Three hundred stations, 16 lines, 214 kilometres … here’s how to use the métro to explore Paris’ unmissable attractions on a first-time, whistle-stop visit.

By: Iga Motylska

Call it what you will, the city of lights or love, Paris allures you regardless. A day-long visit will have you wishing you had more time, but with a Mobilis daily travel pass in hand, the French capital lies at your feet.

Hop onto the RER high-speed rail service from Charles De Gaulle Airport and head to the heart of the city, known as Kilometre Zero. It lies at the foot of the Notre-Dame Cathedral at Saint-Michel Notre-Dame métro station (line 4; 40 minutes) and segments Paris into 20 districts, known as arrondissements, in a clockwise spiral.

The 850-year-old building made headlines in April after its roof and 93-metre spire were engulfed in flames. But just as it was restored after the French Revolution, so French prime minister Édouard Philippe announced The People’s Notre-Dame Cathedral Design Competition with prize money of $1 000 for the winning architectural design that will be chosen by public vote, and announced late July.

With more than $1 billion already pledged to rebuild the Gothic cathedral, president Emmanuel Macron’s ambitious five-year plan hopes to have it restored in time for the 2024 Summer Olympics.

Champs-Élysées aerial view, Paris France
Champs-Élysées aerial view, Paris France

Begin With Breakfast

Indulge in a breakfast of croissants, butter, jam and coffee (or rather tea, as the name suggests) beneath the red awnings of Salon De Thé on the corner of Rue du Cloître-Notre-Dame that looks out onto this 12th-century architectural wonder.

Then explore the lively streets of the neighbouring Latin Quarter on foot, and walk along the 1,8-metre wide Rue du Chat-qui-Pêche – the narrowest street in Paris.

An hour-long river cruise along the Seine with Vedettes du Pont Neuf River Cruises (it departs every 30 to 45 minutes from 10:30 to 22:30; buy tickets online for a discount) embarks from the western end of Île de la Cité island at Pont Neuf Bridge.

Although its name translates to “new bridge”, it was built in the early 17th century and is actually the city’s oldest bridge. Marvel at its 385 sculpted masks as you glide beneath it.

Bistrot in Abbesses Public Square, Paris, France
Bistrot in Abbesses Public Square, Paris, France

Sightseeing On the Water

The Seine is said to be the only river that runs between two bookshelves as bouquinistes create an open-air bookshop that stretches for around 3 kilometres along both riverbanks.

Some 217 registered riverside booksellers with verdant boxes display around 300 000 second-hand and limited-edition literary classics, alongside postcards, posters and prints, comic strips and journals.

The cruise floats past more than 30 popular attractions, from Musée du Louvre to Place de la Concorde and Trocadéro, before making sight of the Eiffel Tower. The Louvre is a former 18th-century royal palace and the world’s largest art museum with over 35 000 artworks.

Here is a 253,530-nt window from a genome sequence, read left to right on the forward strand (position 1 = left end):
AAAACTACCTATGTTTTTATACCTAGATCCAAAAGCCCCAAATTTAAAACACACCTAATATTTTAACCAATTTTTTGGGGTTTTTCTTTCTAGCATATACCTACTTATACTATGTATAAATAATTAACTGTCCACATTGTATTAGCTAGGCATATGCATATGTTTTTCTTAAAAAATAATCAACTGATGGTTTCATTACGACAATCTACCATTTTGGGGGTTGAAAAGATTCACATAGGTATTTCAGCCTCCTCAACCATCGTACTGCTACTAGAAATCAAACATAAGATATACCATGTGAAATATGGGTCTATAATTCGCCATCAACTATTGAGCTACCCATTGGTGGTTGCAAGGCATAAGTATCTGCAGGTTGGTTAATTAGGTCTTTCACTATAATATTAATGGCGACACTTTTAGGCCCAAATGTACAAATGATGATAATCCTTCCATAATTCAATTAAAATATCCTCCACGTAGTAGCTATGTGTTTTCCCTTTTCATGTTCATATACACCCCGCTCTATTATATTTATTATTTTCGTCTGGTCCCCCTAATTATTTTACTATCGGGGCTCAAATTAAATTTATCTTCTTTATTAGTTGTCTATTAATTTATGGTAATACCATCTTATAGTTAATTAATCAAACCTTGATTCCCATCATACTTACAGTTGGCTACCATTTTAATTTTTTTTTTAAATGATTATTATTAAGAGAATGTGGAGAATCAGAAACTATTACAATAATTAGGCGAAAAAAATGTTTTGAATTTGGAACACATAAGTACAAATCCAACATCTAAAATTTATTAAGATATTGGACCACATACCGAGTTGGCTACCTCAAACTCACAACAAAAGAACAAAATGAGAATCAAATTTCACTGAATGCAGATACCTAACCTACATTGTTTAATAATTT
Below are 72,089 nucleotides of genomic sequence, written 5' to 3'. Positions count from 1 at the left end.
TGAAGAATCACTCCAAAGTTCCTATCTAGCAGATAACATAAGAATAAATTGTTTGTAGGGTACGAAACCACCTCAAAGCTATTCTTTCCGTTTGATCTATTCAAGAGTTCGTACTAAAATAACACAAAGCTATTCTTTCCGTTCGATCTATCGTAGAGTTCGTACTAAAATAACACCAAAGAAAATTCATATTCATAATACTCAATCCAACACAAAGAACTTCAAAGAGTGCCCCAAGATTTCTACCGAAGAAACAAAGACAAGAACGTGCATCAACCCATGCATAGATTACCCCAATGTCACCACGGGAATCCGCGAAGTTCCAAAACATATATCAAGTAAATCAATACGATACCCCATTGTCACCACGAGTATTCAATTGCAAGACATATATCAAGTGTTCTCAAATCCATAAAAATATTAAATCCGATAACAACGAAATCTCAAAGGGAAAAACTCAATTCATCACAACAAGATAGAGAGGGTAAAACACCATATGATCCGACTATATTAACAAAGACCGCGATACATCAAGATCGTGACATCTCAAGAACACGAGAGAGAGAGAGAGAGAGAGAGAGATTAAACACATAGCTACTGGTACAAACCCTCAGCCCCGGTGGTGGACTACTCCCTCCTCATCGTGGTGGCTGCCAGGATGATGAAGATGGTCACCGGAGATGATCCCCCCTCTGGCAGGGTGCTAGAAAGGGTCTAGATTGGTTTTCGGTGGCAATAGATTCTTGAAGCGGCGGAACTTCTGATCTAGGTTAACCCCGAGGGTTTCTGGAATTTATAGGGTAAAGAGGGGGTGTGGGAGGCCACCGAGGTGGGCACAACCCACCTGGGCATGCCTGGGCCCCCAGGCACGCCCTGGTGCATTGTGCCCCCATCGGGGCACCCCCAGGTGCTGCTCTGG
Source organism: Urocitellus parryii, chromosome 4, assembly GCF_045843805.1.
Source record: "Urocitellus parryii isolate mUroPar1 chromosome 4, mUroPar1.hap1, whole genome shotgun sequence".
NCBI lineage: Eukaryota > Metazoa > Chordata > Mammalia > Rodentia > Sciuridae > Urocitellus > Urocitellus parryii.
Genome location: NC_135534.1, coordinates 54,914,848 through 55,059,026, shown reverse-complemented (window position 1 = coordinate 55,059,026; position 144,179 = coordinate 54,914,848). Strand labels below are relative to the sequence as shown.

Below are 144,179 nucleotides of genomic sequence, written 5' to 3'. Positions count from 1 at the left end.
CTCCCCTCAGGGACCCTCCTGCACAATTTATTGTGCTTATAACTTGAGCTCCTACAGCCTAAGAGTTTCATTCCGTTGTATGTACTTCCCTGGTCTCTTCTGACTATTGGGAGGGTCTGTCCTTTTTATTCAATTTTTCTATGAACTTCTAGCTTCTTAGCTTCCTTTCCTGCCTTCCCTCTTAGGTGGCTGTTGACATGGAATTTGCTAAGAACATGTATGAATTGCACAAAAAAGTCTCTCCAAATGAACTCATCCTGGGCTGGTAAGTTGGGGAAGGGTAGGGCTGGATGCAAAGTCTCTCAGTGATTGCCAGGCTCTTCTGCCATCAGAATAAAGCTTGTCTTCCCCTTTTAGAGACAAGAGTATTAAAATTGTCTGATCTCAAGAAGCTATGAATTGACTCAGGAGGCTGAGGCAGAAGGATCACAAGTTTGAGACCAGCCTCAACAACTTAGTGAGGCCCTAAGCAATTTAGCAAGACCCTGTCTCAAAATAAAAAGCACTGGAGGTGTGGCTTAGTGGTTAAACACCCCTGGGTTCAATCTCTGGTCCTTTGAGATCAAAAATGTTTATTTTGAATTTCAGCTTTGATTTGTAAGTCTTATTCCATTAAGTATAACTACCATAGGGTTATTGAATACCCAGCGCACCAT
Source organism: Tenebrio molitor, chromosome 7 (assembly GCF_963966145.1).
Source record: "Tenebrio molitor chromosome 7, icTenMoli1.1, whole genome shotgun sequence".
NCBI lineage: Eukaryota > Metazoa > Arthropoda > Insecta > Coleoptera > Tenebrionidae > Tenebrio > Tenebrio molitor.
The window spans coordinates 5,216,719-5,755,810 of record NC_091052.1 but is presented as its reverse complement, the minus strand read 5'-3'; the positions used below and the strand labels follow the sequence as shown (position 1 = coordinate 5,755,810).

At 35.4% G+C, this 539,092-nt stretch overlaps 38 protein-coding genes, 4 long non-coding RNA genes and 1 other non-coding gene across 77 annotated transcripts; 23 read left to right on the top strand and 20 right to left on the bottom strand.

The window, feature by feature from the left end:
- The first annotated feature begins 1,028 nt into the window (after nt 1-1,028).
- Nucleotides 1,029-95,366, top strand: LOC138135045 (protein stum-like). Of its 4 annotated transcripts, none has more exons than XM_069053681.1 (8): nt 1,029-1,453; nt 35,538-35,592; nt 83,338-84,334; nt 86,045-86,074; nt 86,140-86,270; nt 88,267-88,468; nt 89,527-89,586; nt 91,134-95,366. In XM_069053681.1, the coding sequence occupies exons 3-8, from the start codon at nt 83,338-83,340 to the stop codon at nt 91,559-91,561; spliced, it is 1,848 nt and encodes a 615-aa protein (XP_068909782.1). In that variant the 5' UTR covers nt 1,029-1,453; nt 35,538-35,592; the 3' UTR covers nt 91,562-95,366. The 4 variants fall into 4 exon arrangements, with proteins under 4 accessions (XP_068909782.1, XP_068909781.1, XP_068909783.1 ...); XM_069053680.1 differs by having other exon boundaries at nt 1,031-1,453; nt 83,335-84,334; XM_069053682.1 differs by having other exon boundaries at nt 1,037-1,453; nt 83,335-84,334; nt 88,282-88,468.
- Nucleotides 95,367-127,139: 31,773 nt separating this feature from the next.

Place de la Concorde is where Marie-Antoinette was guillotined, and which is now marked with a 3 300-year-old Egyptian obelisk.

On the way back, you will see Assemblée Nationale, Musée d’Orsay – housed within the former Orsay railway station that was the set for Orson Welles’ adaptation of Franz Kafka’s The Trial – and Place de la Bastille.

París Alexander III bridge
París Alexander III bridge

Back On The Metro

Next, take the métro from Saint-Michel Notre-Dame station along four stops to Champ de Mars Tour Eiffel (line RER C; 24 minutes).

Visit a nearby boulangerie before walking along Parc du Champ-de-Mars, where you can picnic on the lawns to the soundtrack of performing buskers. At 324 metres tall, the Eiffel Tower was the world’s tallest building until 1929.

Although it was only meant to be a temporary structure to mark the centenary of the French Revolution as part of the 1889 Universal Exposition, this May it celebrated its 130th anniversary.

The Eiffel Tower weighs 10 100 tonnes, was made using over 18 000 iron parts, consists of 2,5 million rivets, has 40 kilometres of light bulbs, and 1 665 steps – should you wish to walk them instead of taking the lift.

Queues to enter wrap around the monument’s four pillars. An online ticket allows entry for a specified date between two months and three hours ahead of a visit.

Traffic on street at dusk, Paris, France

Chasing the Sunset 

Let the sun be your timekeeper. As it begins to approach the horizon, head in the direction of the Sacré-Coeur. But first stop at Charles de Gaulle-Étoile métro station (line 6; 24 minutes) to get a glimpse of the 50-metre high Arc de Triomphe, that was commissioned by Napoleon Bonaparte, at the height of his glory.

It is inscribed with the names of France’s most revered generals, and honours those who fought in the French Revolution and during the Napoleonic Wars. It also towers over the tomb of the unknown soldier. From here, look down the Champs-Élysées and the 11 other avenues that radiate from it, before changing to métro line 2.

Take the funicular to the Sacré-Coeur from the Anvers métro stop to the top of Butte Montmartre. The white Roman-Byzantine basilica houses France’s largest mosaic. While entrance is free, you will have to pay to enter the dome, from where you will understand the origins of the city’s moniker as the city of lights.

The Last Stop

Your final stop is Blanche métro (line 2; 4 minutes) to catch sight of the Moulin Rouge, where Edith Piaf first performed in the spring of 1944. Amble along the streets of Montmartre until you reach Rue Lepic, where you will find Les Deux Moulins, the café where Amélie was filmed. C’est la vie en Paris!

Getting There

FLY: SAA flies to Frankfurt daily. From there, catch a connecting flight to Paris with codeshare partner and Star Alliance member Lufthansa. Book your tickets now!

Words by Iga Motylska